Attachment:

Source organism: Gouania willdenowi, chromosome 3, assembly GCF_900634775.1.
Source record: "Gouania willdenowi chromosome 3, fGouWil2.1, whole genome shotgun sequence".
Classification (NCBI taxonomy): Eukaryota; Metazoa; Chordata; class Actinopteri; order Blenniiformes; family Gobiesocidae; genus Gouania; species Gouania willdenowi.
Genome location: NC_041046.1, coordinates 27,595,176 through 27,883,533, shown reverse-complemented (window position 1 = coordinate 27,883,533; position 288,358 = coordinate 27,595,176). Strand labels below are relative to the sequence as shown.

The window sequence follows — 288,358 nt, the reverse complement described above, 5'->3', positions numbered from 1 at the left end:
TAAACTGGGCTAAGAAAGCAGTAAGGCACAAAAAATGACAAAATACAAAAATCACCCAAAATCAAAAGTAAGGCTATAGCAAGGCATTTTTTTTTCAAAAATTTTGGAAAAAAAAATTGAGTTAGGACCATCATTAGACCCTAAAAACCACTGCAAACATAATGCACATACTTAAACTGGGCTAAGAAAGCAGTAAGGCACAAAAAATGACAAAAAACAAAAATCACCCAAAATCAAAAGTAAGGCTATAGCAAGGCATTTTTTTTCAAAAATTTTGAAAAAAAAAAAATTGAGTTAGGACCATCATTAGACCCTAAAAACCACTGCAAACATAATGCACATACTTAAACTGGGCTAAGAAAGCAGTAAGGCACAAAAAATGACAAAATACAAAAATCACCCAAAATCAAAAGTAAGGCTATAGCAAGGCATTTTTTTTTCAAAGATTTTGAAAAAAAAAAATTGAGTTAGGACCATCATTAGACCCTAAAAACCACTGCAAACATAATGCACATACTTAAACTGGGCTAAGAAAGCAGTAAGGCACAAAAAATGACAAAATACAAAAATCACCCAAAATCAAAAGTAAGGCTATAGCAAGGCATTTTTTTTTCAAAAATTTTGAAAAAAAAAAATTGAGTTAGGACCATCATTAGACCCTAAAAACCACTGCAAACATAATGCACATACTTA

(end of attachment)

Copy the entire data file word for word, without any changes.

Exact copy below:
Source organism: Gouania willdenowi, chromosome 3, assembly GCF_900634775.1.
Source record: "Gouania willdenowi chromosome 3, fGouWil2.1, whole genome shotgun sequence".
Classification (NCBI taxonomy): Eukaryota; Metazoa; Chordata; class Actinopteri; order Blenniiformes; family Gobiesocidae; genus Gouania; species Gouania willdenowi.
Genome location: NC_041046.1, coordinates 27,595,176 through 27,883,533, shown reverse-complemented (window position 1 = coordinate 27,883,533; position 288,358 = coordinate 27,595,176). Strand labels below are relative to the sequence as shown.

The window sequence follows — 288,358 nt, the reverse complement described above, 5'->3', positions numbered from 1 at the left end:
TAAACTGGGCTAAGAAAGCAGTAAGGCACAAAAAATGACAAAATACAAAAATCACCCAAAATCAAAAGTAAGGCTATAGCAAGGCATTTTTTTTTCAAAAATTTTGGAAAAAAAAATTGAGTTAGGACCATCATTAGACCCTAAAAACCACTGCAAACATAATGCACATACTTAAACTGGGCTAAGAAAGCAGTAAGGCACAAAAAATGACAAAAAACAAAAATCACCCAAAATCAAAAGTAAGGCTATAGCAAGGCATTTTTTTTCAAAAATTTTGAAAAAAAAAAAATTGAGTTAGGACCATCATTAGACCCTAAAAACCACTGCAAACATAATGCACATACTTAAACTGGGCTAAGAAAGCAGTAAGGCACAAAAAATGACAAAATACAAAAATCACCCAAAATCAAAAGTAAGGCTATAGCAAGGCATTTTTTTTTCAAAGATTTTGAAAAAAAAAAATTGAGTTAGGACCATCATTAGACCCTAAAAACCACTGCAAACATAATGCACATACTTAAACTGGGCTAAGAAAGCAGTAAGGCACAAAAAATGACAAAATACAAAAATCACCCAAAATCAAAAGTAAGGCTATAGCAAGGCATTTTTTTTTCAAAAATTTTGAAAAAAAAAAATTGAGTTAGGACCATCATTAGACCCTAAAAACCACTGCAAACATAATGCACATACTTA